This symposium on Romanticism features students in William Stroup’s ENG 495 Romanticism sequence: English majors Natalie Barnett, Bridget Goodwin, Joshua Snell, John White, and returning student Dr. Arthur Simington. For questions, please contact Professor William Stroup at wstroup@keene.edu

Writing Portfolio Class Reading
Wednesday, April 29 at 4 pm in the Thorne-Sagendorph Conference Room

The members of Jeff Friedman’s Writing Portfolio class—Nick Castine, Becca Falk, Jordan Lemerise, Jill Furcillo, Kelly Decerbo, Ryan Dooley and Collins Utterman—will be reading their fabulous stories, essays, poems. Please come to the reading and bring your students, your friends, your relatives, your children and your pets…Everyone is welcome. The reading is free and open to the public. Refreshments will be provided. Hope to see you at the reading. For questions, please contact Professor Jeff * Friedman at jfriedman@keene.edu


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2014 Grayson Lecture: “Shakespeare’s Brainy Girls: Seeing Beyond the Hysterical”

Students Gabriella Raccio and Bethany Cooper, Grayson speaker Caroline Bicks, and professor Kirsti Sandy and Brinda Charry with professor Janet Grayson

Students Gabriella Raccio and Bethany Cooper, Grayson speaker Caroline Bicks, and professors Kirsti Sandy and Brinda Charry with professor Janet Grayson


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Dr. Caroline Bicks in the Mountain View Room

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Keene is Reading 2013-14: Andrew Solomon’s Far from the Tree

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Emily Robbins Sharpe introducing Andrew Solomon

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Andrew Solomon in the Mabel Brown Room

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Co-Directors of the Keene is Reading Program, Emily Robbins Sharpe and William Stroup with Andrew Solomon and Students

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The Eder Creative Writing Scholarship for 2014-2015

The Eder Creative Writing Scholarship for 2014-2015 has been awarded to Keene State Junior Rebecca Costanzo.

Rebecca Costanzo is a junior Film Studies major with a concentration in film production and a minor in writing.  She came to Keene as a (terrified!) freshman from Bethel, Connecticut but is now glad that she chose Keene State. She has been a member of Phi Sigma Sigma since the spring of her freshman year and is happy to be part of a group of such amazing young women. When she is not with Phi Sig, she spends her time watching films and writing. Her plans for after graduation including working in the film industry as a screenwriter or script supervisor so that she can combine her two passions:  film and writing.  “I feel incredibly blessed to be receiving this award,” says Rebecca. “I cannot express my gratitude enough.”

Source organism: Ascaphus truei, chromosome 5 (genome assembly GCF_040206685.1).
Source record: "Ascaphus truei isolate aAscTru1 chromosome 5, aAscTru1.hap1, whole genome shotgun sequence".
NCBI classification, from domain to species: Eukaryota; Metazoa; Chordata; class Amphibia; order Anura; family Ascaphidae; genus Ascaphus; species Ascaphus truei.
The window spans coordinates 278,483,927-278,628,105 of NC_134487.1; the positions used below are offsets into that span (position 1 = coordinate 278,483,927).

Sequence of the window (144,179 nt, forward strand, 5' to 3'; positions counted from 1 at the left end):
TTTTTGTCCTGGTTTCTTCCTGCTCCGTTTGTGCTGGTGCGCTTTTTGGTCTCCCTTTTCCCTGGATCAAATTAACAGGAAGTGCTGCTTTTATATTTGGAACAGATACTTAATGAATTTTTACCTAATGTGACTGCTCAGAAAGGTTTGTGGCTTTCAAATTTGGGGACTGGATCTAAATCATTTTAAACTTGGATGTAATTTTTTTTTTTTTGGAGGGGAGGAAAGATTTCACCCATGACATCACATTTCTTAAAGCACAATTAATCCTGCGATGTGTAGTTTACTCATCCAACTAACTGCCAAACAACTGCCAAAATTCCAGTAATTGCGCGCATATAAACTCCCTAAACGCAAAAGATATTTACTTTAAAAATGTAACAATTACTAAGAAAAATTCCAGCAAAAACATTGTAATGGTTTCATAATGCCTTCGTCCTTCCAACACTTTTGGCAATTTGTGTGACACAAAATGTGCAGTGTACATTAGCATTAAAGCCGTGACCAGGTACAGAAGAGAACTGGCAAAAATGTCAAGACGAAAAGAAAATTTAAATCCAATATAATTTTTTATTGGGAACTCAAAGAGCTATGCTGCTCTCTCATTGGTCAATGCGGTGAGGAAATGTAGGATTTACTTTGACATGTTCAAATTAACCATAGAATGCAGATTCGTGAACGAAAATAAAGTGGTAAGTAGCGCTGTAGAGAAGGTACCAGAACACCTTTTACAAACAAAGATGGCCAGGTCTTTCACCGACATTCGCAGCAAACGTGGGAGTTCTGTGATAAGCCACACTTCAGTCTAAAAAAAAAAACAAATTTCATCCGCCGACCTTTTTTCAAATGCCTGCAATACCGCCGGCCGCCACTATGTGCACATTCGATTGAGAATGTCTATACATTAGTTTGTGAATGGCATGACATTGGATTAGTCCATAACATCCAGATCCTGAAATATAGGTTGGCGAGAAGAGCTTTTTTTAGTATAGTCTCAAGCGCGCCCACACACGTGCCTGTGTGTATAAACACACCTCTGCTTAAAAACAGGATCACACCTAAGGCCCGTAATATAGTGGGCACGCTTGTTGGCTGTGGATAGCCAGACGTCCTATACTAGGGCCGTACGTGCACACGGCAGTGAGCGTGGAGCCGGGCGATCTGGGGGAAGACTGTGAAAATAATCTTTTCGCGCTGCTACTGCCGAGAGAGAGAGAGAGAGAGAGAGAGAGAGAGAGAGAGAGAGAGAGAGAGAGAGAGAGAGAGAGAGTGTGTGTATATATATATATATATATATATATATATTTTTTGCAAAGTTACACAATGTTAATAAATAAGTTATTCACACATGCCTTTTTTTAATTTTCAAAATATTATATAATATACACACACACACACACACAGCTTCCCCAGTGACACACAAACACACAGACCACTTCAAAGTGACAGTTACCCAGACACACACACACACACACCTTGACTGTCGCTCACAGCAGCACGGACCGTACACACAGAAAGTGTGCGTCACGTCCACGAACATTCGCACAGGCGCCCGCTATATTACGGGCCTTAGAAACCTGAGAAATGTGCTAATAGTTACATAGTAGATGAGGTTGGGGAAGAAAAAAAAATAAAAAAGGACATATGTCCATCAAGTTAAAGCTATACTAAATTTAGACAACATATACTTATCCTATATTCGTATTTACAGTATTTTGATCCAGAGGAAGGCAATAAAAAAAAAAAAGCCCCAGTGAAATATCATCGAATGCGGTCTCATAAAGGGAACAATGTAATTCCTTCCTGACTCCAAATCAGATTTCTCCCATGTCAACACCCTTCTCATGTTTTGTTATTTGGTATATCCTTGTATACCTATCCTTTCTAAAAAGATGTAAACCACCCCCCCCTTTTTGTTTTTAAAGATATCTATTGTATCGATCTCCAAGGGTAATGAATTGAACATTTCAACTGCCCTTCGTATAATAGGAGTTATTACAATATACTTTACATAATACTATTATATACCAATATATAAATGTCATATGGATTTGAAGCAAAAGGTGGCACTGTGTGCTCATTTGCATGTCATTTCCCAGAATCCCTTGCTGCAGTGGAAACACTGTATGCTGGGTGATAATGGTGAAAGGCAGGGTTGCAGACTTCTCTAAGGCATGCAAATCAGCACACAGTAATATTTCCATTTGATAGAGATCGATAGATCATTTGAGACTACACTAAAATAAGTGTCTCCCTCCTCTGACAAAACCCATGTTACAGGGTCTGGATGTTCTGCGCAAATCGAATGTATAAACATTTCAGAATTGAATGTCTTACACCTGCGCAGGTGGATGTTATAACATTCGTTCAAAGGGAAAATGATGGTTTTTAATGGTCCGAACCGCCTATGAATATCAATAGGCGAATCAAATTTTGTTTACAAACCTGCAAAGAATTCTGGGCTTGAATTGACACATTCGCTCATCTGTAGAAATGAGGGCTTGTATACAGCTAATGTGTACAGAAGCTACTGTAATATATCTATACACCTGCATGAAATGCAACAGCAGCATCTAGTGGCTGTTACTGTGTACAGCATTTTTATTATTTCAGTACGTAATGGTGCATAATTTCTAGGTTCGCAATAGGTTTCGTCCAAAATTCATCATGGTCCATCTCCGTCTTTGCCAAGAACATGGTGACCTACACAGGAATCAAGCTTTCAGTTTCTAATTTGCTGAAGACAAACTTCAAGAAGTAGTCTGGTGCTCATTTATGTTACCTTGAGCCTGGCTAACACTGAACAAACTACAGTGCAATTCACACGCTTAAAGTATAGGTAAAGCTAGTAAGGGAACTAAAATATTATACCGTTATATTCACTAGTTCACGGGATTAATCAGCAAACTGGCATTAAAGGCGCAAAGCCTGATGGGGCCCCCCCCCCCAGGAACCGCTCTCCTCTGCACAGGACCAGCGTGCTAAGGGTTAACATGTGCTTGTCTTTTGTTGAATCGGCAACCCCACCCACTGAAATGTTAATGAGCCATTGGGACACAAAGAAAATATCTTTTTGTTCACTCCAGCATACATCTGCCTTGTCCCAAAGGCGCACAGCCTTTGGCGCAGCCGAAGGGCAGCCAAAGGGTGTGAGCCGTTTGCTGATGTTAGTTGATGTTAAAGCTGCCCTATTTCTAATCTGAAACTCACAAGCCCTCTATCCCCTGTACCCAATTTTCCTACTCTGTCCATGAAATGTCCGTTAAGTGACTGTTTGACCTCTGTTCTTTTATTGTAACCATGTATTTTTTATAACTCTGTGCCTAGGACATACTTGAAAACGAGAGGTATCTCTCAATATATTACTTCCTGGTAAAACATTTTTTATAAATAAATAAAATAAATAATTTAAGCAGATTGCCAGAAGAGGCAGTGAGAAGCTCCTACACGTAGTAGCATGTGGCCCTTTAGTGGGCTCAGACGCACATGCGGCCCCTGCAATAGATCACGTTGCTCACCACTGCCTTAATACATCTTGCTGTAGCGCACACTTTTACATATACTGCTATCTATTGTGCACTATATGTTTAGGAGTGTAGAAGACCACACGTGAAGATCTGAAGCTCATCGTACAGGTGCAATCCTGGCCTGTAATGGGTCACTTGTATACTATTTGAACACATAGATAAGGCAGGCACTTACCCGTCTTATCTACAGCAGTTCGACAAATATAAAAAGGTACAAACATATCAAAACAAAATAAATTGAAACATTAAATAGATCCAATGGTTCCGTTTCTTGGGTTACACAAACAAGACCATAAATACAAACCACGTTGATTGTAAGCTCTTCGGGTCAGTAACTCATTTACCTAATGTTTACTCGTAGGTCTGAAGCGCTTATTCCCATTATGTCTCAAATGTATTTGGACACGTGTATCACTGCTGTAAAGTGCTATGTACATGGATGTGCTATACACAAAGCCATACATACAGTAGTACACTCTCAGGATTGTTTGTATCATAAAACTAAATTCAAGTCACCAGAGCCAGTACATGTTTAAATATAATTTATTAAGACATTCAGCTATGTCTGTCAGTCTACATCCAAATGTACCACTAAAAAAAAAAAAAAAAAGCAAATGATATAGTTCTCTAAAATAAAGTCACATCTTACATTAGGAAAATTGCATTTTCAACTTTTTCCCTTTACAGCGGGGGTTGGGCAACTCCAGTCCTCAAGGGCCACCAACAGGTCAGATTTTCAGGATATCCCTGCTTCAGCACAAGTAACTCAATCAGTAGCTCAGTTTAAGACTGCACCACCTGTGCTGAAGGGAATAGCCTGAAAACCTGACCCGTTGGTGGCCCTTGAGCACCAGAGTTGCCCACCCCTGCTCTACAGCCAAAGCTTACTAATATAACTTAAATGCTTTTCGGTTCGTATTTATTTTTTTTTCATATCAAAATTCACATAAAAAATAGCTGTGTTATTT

Rebecca will be reading three of her poems at this month’s Meet New Hampshire’s Poet Laureate, Alice Fogel event on March 26, 2014. The event begins at 4:00 and will be held in the Mountain View Room of the Keene State College Student Center.

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Spring 2014 Events

Meet New Hampshire’s Poet Laureate: Alice Fogel
March 26, 2014 at 4 PM in the Mountain View Room

Alice Fogel will be reading from her poetry. There will be a book signing following the reading.

Keene is Reading Program: Andrew Solomon
March 5th at 7 p.m. in the Mabel Brown Room

The 2013-14 Keene is Reading program welcomes Andrew Solomon, author of Far From the Tree: Parents, Children, and the Search for Identity (2012). Solomon tells the stories of families coping with deafness, dwarfism, Down syndrome, autism, schizophrenia, multiple severe disabilities, with children who are prodigies, who are conceived in rape, who become criminals, who are transgender.

The Janet Grayson Lecture in Literary Studies: Caroline Bicks, “Shakespeare’s Brainy Girls: Seeing Beyond the Hysterical”
April 24th at 4 PM in the Mountain View Room 

Caroline Bicks’ talk will explore early modern ideas about female puberty and the cognitive development of adolescent girls. Ophelia’s privileged ability to see and remember Denmark’s past; Juliet’s theatrical skills; Miranda’s “beating mind” — all suggest productive mental abilities that go beyond the hysterical female who has dominated critical and artistic views of Shakespeare and the feminine. Bicks is Associate Professor of English at Boston College and the author of Midwiving Subjects in Shakespeare’s England and co-editor, with Jennifer Summit, of  The History of British Women’s Writing, volume 2. Her non-academic writing has appeared in the “Modern Love” column of the New York Times, on McSweeney’s Internet Tendency, NPR’s “All Thing’s Considered,” and in the book and show Afterbirth: Stories You Won’t Read in a Parenting Magazine. Her award-winning blog, Everyday Shakespeare: Where Bard Meets Life, inspired her humorous cocktail book, Shakespeare, Not Stirred (co-written with Michelle Ephraim, and forthcoming from Perigee in 2015).

All events are free and open to the public.